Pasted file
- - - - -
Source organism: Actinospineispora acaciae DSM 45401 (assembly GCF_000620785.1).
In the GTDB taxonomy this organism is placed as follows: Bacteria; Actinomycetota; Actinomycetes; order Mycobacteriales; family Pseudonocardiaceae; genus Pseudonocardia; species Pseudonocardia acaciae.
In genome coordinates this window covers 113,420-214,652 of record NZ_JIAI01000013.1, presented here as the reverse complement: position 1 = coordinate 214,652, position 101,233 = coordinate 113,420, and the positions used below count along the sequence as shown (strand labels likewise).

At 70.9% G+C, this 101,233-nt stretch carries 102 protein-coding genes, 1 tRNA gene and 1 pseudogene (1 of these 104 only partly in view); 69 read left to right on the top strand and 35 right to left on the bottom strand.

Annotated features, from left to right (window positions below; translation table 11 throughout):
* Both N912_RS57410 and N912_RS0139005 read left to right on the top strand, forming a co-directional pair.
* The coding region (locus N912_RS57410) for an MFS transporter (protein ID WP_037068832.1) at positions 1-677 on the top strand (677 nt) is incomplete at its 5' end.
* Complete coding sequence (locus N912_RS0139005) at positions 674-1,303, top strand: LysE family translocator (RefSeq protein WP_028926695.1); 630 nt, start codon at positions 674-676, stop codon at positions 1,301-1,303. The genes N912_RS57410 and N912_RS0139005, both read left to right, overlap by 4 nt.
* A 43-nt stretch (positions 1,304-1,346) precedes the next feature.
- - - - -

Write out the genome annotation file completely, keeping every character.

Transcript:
Source organism: Actinospineispora acaciae DSM 45401 (assembly GCF_000620785.1).
In the GTDB taxonomy this organism is placed as follows: Bacteria; Actinomycetota; Actinomycetes; order Mycobacteriales; family Pseudonocardiaceae; genus Pseudonocardia; species Pseudonocardia acaciae.
In genome coordinates this window covers 113,420-214,652 of record NZ_JIAI01000013.1, presented here as the reverse complement: position 1 = coordinate 214,652, position 101,233 = coordinate 113,420, and the positions used below count along the sequence as shown (strand labels likewise).

At 70.9% G+C, this 101,233-nt stretch carries 102 protein-coding genes, 1 tRNA gene and 1 pseudogene (1 of these 104 only partly in view); 69 read left to right on the top strand and 35 right to left on the bottom strand.

Annotated features, from left to right (window positions below; translation table 11 throughout):
* Both N912_RS57410 and N912_RS0139005 read left to right on the top strand, forming a co-directional pair.
* The coding region (locus N912_RS57410) for an MFS transporter (protein ID WP_037068832.1) at positions 1-677 on the top strand (677 nt) is incomplete at its 5' end.
* Complete coding sequence (locus N912_RS0139005) at positions 674-1,303, top strand: LysE family translocator (RefSeq protein WP_028926695.1); 630 nt, start codon at positions 674-676, stop codon at positions 1,301-1,303. The genes N912_RS57410 and N912_RS0139005, both read left to right, overlap by 4 nt.
* A 43-nt stretch (positions 1,304-1,346) precedes the next feature.